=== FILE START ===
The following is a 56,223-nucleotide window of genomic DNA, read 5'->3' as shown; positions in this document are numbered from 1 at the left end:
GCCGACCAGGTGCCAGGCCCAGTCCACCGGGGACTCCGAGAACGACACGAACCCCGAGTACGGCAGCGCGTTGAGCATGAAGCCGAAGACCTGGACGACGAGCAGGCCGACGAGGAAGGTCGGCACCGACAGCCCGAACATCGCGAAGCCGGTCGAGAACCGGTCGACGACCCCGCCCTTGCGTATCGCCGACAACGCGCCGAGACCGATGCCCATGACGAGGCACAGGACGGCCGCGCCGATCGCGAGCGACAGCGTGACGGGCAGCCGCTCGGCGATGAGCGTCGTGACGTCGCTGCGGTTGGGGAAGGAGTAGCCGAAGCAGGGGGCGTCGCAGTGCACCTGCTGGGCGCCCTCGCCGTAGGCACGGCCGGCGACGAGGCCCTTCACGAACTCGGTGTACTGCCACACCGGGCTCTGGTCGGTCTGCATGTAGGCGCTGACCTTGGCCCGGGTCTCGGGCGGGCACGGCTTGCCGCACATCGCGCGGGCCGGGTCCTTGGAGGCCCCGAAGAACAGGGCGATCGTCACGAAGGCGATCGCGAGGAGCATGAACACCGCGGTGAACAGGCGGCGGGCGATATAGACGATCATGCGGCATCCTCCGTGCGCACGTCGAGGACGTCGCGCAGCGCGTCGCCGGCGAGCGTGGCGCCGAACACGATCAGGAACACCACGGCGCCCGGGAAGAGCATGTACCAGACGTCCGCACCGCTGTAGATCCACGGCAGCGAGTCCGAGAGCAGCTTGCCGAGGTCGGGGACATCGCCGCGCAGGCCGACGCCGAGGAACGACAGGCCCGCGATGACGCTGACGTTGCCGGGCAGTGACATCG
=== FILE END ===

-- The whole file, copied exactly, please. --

The following is a 56,223-nucleotide window of genomic DNA, read 5'->3' as shown; positions in this document are numbered from 1 at the left end:
GCCGACCAGGTGCCAGGCCCAGTCCACCGGGGACTCCGAGAACGACACGAACCCCGAGTACGGCAGCGCGTTGAGCATGAAGCCGAAGACCTGGACGACGAGCAGGCCGACGAGGAAGGTCGGCACCGACAGCCCGAACATCGCGAAGCCGGTCGAGAACCGGTCGACGACCCCGCCCTTGCGTATCGCCGACAACGCGCCGAGACCGATGCCCATGACGAGGCACAGGACGGCCGCGCCGATCGCGAGCGACAGCGTGACGGGCAGCCGCTCGGCGATGAGCGTCGTGACGTCGCTGCGGTTGGGGAAGGAGTAGCCGAAGCAGGGGGCGTCGCAGTGCACCTGCTGGGCGCCCTCGCCGTAGGCACGGCCGGCGACGAGGCCCTTCACGAACTCGGTGTACTGCCACACCGGGCTCTGGTCGGTCTGCATGTAGGCGCTGACCTTGGCCCGGGTCTCGGGCGGGCACGGCTTGCCGCACATCGCGCGGGCCGGGTCCTTGGAGGCCCCGAAGAACAGGGCGATCGTCACGAAGGCGATCGCGAGGAGCATGAACACCGCGGTGAACAGGCGGCGGGCGATATAGACGATCATGCGGCATCCTCCGTGCGCACGTCGAGGACGTCGCGCAGCGCGTCGCCGGCGAGCGTGGCGCCGAACACGATCAGGAACACCACGGCGCCCGGGAAGAGCATGTACCAGACGTCCGCACCGCTGTAGATCCACGGCAGCGAGTCCGAGAGCAGCTTGCCGAGGTCGGGGACATCGCCGCGCAGGCCGACGCCGAGGAACGACAGGCCCGCGATGACGCTGACGTTGCCGGGCAGTGACATCG